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September 17, 2003

Regents confirm commitment to salary funding

by Anne Krapfl
During its Sept. 17 meeting in Ames, the Board of Regents, State of Iowa, confirmed that full state funding of employee salaries would be its top request to the 2004 Iowa Legislature.

The regents also passed a motion seeking $12 million in new state funds next year to replace faculty positions lost over several years of state funding reductions. The motion, by Regent John Forsyth, replaces a regents staff recommendation that would have asked for nearly $38 million in new state operating fund money to address a variety of strategic goals, including replacing lost faculty positions.

Forsyth argued that, given the reality of the state budget, it makes sense to set some priorities (thus reducing the regents institutions' wish list to the Legislature) and argue hard for them.

In other business, the regents asked leaders of the three universities to hold campus discussions about broad issues related to tuition policy. The board will discuss tuition rates for 2004-05 during its October and November meetings, but will hold another tuition policy discussion at its February 2004 meeting. The university reports should be completed before February. Specifically, the regents are looking at issues such as:
  • Time of year the board sets tuition rates (by law, no later than the previous November) versus when the Legislature approves state appropriations to the regents institutions (May or June).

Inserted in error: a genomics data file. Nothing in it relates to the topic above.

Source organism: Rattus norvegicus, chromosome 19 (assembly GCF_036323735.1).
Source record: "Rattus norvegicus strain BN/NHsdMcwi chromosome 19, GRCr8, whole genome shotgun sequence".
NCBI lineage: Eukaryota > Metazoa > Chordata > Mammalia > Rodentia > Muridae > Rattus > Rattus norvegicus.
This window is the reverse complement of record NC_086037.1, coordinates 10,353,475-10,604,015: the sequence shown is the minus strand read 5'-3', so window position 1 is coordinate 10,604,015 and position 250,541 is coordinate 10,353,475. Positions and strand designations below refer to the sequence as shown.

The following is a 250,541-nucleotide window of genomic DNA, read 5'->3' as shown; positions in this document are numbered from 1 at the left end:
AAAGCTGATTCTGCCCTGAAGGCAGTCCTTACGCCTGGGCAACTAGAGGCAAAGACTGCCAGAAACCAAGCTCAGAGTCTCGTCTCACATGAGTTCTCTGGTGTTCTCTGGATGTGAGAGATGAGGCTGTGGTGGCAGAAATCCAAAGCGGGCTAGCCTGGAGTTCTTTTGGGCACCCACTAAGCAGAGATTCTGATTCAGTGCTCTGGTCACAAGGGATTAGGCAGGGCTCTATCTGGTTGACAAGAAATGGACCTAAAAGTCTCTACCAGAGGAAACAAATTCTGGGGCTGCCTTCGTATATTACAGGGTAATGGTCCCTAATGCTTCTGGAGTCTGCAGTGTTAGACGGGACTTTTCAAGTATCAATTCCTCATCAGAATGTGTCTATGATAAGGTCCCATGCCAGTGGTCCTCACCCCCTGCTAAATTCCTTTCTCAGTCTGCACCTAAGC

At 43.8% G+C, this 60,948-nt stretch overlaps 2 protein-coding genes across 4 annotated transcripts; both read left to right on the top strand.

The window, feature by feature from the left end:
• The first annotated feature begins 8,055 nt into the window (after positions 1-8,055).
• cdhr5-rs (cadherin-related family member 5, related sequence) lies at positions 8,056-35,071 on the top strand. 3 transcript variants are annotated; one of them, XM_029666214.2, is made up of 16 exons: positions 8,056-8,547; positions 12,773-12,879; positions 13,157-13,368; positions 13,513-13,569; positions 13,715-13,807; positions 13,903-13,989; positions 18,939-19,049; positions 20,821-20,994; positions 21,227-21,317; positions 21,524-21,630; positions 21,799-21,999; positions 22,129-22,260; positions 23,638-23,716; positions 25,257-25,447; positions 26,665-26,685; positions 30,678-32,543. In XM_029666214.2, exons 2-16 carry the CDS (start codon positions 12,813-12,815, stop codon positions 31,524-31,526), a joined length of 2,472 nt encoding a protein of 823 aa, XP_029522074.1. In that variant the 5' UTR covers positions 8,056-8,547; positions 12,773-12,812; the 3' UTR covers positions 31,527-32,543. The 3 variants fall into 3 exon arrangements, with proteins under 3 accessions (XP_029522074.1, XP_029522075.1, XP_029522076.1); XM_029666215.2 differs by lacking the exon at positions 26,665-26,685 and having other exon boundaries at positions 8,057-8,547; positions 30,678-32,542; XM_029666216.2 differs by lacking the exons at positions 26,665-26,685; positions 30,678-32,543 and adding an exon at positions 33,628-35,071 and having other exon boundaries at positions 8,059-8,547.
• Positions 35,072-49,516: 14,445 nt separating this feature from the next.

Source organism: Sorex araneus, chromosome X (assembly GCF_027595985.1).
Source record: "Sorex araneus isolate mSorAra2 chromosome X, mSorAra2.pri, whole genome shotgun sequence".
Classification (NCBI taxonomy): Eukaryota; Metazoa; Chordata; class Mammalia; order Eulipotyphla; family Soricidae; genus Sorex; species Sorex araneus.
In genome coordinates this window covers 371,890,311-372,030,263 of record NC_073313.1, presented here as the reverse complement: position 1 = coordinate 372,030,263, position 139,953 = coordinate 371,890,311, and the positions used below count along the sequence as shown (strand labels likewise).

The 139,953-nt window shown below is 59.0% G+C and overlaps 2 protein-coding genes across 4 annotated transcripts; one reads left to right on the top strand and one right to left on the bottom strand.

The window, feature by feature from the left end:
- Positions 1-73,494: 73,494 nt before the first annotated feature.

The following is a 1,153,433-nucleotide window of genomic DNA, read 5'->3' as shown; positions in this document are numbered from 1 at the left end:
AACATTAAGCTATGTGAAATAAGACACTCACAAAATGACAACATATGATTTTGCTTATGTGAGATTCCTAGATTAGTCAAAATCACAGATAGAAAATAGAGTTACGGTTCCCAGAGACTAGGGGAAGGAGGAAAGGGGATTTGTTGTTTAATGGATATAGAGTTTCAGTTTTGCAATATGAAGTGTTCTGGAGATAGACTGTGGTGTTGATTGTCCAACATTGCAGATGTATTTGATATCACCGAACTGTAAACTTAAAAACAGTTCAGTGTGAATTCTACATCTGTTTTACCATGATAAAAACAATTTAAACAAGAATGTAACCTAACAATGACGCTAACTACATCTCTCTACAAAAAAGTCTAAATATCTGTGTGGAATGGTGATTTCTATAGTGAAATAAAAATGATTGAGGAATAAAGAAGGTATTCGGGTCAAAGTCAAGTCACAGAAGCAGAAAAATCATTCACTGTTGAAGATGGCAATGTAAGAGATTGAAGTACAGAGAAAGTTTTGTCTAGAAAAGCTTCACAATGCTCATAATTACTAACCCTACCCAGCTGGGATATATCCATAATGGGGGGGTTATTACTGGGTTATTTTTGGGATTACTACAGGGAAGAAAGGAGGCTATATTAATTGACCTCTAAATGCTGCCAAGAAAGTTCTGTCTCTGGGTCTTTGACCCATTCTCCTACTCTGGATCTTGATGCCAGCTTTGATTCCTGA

• How tuition is assessed. Variables could include: field of study, number of credit hours, academic status (juniors and seniors might pay higher tuition), which state university a student selects.
  • Use of mandatory student fees, including how the fees are set.
  • "Predictability" of tuition, that is, giving students and their families greater certainty, even guarantees, of what a university education begun in year "X" will cost.
The regents also:
  • Approved Iowa State's request to create the Biosafety Institute for Genetically Modified Agricultural Products ("BIGMAP"), the first institute of its kind in the nation. Faculty and staff in the institute will conduct science-based and socially relevant research on the risks and benefits of genetically modified plant and animal products. The institute will be administered by the College of Agriculture and will involve faculty and staff from the colleges of Agriculture and Veterinary Medicine, ISU Extension, the Plant Sciences Institute and the Office of the Vice Provost for Research.
  • Approved a new graduate program (M.S. and Ph.D. degrees) in biomedical sciences. Housed in the biomedical sciences department in the College of Veterinary Medicine, the program replaces existing programs, in the same department, that offered majors in veterinary anatomy or physiology. The intent is to serve the increased need for graduates with research-based education.
  • Approved an honorary doctorate of humane letters for Joanne Bubolz Eicher, to be awarded at fall 2003 commencement. Eicher, a faculty member at the University of Minnesota, is a pioneer in the area of textiles and clothing, with a scholarly focus on textile traditions in Africa. She has B.A., M.S. and Ph.D. degrees from Michigan State University.

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